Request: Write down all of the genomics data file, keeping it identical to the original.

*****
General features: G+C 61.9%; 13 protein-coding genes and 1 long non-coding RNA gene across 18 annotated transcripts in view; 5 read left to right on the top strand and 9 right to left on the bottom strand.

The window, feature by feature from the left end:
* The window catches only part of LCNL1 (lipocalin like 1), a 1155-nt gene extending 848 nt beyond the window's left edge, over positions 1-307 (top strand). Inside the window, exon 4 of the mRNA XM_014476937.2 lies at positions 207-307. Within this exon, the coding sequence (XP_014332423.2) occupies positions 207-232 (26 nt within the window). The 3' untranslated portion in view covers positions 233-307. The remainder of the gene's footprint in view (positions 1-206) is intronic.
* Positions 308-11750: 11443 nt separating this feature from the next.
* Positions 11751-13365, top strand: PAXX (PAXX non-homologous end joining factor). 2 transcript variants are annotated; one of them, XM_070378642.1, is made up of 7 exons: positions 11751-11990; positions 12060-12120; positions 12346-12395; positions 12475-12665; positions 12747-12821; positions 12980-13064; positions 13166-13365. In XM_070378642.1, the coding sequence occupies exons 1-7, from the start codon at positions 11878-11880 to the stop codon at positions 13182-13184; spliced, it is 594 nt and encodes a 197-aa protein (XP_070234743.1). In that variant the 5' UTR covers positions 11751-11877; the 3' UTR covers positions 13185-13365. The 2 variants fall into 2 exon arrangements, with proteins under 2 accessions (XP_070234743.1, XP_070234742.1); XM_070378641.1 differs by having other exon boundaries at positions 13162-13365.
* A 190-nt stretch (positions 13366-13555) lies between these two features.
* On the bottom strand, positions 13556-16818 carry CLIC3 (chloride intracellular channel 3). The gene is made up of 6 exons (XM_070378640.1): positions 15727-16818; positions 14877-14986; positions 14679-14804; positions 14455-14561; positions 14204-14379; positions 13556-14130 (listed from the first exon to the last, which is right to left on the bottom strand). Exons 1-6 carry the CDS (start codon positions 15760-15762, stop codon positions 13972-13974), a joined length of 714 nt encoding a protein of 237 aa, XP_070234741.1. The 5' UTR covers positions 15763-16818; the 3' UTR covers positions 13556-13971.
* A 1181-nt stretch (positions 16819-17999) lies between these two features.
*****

General features: G+C 61.9%; 13 protein-coding genes and 1 long non-coding RNA gene across 18 annotated transcripts in view; 5 read left to right on the top strand and 9 right to left on the bottom strand.

The window, feature by feature from the left end:
* The window catches only part of LCNL1 (lipocalin like 1), a 1155-nt gene extending 848 nt beyond the window's left edge, over positions 1-307 (top strand). Inside the window, exon 4 of the mRNA XM_014476937.2 lies at positions 207-307. Within this exon, the coding sequence (XP_014332423.2) occupies positions 207-232 (26 nt within the window). The 3' untranslated portion in view covers positions 233-307. The remainder of the gene's footprint in view (positions 1-206) is intronic.
* Positions 308-11750: 11443 nt separating this feature from the next.
* Positions 11751-13365, top strand: PAXX (PAXX non-homologous end joining factor). 2 transcript variants are annotated; one of them, XM_070378642.1, is made up of 7 exons: positions 11751-11990; positions 12060-12120; positions 12346-12395; positions 12475-12665; positions 12747-12821; positions 12980-13064; positions 13166-13365. In XM_070378642.1, the coding sequence occupies exons 1-7, from the start codon at positions 11878-11880 to the stop codon at positions 13182-13184; spliced, it is 594 nt and encodes a 197-aa protein (XP_070234743.1). In that variant the 5' UTR covers positions 11751-11877; the 3' UTR covers positions 13185-13365. The 2 variants fall into 2 exon arrangements, with proteins under 2 accessions (XP_070234743.1, XP_070234742.1); XM_070378641.1 differs by having other exon boundaries at positions 13162-13365.
* A 190-nt stretch (positions 13366-13555) lies between these two features.
* On the bottom strand, positions 13556-16818 carry CLIC3 (chloride intracellular channel 3). The gene is made up of 6 exons (XM_070378640.1): positions 15727-16818; positions 14877-14986; positions 14679-14804; positions 14455-14561; positions 14204-14379; positions 13556-14130 (listed from the first exon to the last, which is right to left on the bottom strand). Exons 1-6 carry the CDS (start codon positions 15760-15762, stop codon positions 13972-13974), a joined length of 714 nt encoding a protein of 237 aa, XP_070234741.1. The 5' UTR covers positions 15763-16818; the 3' UTR covers positions 13556-13971.
* A 1181-nt stretch (positions 16819-17999) lies between these two features.